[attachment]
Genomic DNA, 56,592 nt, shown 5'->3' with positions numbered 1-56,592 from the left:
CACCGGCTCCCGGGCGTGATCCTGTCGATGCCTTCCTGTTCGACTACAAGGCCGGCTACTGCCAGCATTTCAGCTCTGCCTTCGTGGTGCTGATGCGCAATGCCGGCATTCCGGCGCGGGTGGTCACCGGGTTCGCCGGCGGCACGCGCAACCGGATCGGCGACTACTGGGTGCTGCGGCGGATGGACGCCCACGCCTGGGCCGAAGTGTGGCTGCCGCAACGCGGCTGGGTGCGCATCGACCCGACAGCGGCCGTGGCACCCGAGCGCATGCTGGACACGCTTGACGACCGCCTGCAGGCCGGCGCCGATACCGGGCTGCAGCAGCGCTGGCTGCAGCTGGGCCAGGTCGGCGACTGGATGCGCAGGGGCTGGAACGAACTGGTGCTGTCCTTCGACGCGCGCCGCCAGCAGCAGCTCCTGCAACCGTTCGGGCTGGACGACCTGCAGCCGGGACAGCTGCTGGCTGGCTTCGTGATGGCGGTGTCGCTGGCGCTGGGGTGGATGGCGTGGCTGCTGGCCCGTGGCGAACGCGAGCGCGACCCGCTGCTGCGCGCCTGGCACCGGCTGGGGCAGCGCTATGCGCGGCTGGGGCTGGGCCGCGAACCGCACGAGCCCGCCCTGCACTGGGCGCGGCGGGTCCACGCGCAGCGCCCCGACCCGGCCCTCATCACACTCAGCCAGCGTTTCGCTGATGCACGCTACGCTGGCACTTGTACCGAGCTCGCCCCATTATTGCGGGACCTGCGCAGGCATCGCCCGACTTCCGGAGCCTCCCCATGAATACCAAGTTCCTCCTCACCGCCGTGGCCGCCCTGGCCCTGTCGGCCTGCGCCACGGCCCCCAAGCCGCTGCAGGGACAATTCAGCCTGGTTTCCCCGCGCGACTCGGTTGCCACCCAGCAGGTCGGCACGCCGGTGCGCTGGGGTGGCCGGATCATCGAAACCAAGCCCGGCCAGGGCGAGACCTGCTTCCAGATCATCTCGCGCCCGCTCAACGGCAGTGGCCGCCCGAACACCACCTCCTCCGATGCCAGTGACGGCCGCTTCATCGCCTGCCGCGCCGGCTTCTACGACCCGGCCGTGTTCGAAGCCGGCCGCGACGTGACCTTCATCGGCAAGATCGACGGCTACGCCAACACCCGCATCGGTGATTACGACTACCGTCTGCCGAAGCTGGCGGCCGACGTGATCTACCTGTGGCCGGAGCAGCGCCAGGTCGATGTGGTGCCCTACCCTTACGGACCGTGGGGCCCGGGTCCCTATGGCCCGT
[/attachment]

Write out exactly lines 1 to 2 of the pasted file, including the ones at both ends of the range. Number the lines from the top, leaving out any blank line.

Genomic DNA, 56,592 nt, shown 5'->3' with positions numbered 1-56,592 from the left:
CACCGGCTCCCGGGCGTGATCCTGTCGATGCCTTCCTGTTCGACTACAAGGCCGGCTACTGCCAGCATTTCAGCTCTGCCTTCGTGGTGCTGATGCGCAATGCCGGCATTCCGGCGCGGGTGGTCACCGGGTTCGCCGGCGGCACGCGCAACCGGATCGGCGACTACTGGGTGCTGCGGCGGATGGACGCCCACGCCTGGGCCGAAGTGTGGCTGCCGCAACGCGGCTGGGTGCGCATCGACCCGACAGCGGCCGTGGCACCCGAGCGCATGCTGGACACGCTTGACGACCGCCTGCAGGCCGGCGCCGATACCGGGCTGCAGCAGCGCTGGCTGCAGCTGGGCCAGGTCGGCGACTGGATGCGCAGGGGCTGGAACGAACTGGTGCTGTCCTTCGACGCGCGCCGCCAGCAGCAGCTCCTGCAACCGTTCGGGCTGGACGACCTGCAGCCGGGACAGCTGCTGGCTGGCTTCGTGATGGCGGTGTCGCTGGCGCTGGGGTGGATGGCGTGGCTGCTGGCCCGTGGCGAACGCGAGCGCGACCCGCTGCTGCGCGCCTGGCACCGGCTGGGGCAGCGCTATGCGCGGCTGGGGCTGGGCCGCGAACCGCACGAGCCCGCCCTGCACTGGGCGCGGCGGGTCCACGCGCAGCGCCCCGACCCGGCCCTCATCACACTCAGCCAGCGTTTCGCTGATGCACGCTACGCTGGCACTTGTACCGAGCTCGCCCCATTATTGCGGGACCTGCGCAGGCATCGCCCGACTTCCGGAGCCTCCCCATGAATACCAAGTTCCTCCTCACCGCCGTGGCCGCCCTGGCCCTGTCGGCCTGCGCCACGGCCCCCAAGCCGCTGCAGGGACAATTCAGCCTGGTTTCCCCGCGCGACTCGGTTGCCACCCAGCAGGTCGGCACGCCGGTGCGCTGGGGTGGCCGGATCATCGAAACCAAGCCCGGCCAGGGCGAGACCTGCTTCCAGATCATCTCGCGCCCGCTCAACGGCAGTGGCCGCCCGAACACCACCTCCTCCGATGCCAGTGACGGCCGCTTCATCGCCTGCCGCGCCGGCTTCTACGACCCGGCCGTGTTCGAAGCCGGCCGCGACGTGACCTTCATCGGCAAGATCGACGGCTACGCCAACACCCGCATCGGTGATTACGACTACCGTCTGCCGAAGCTGGCGGCCGACGTGATCTACCTGTGGCCGGAGCAGCGCCAGGTCGATGTGGTGCCCTACCCTTACGGACCGTGGGGCCCGGGTCCCTATGGCCCGT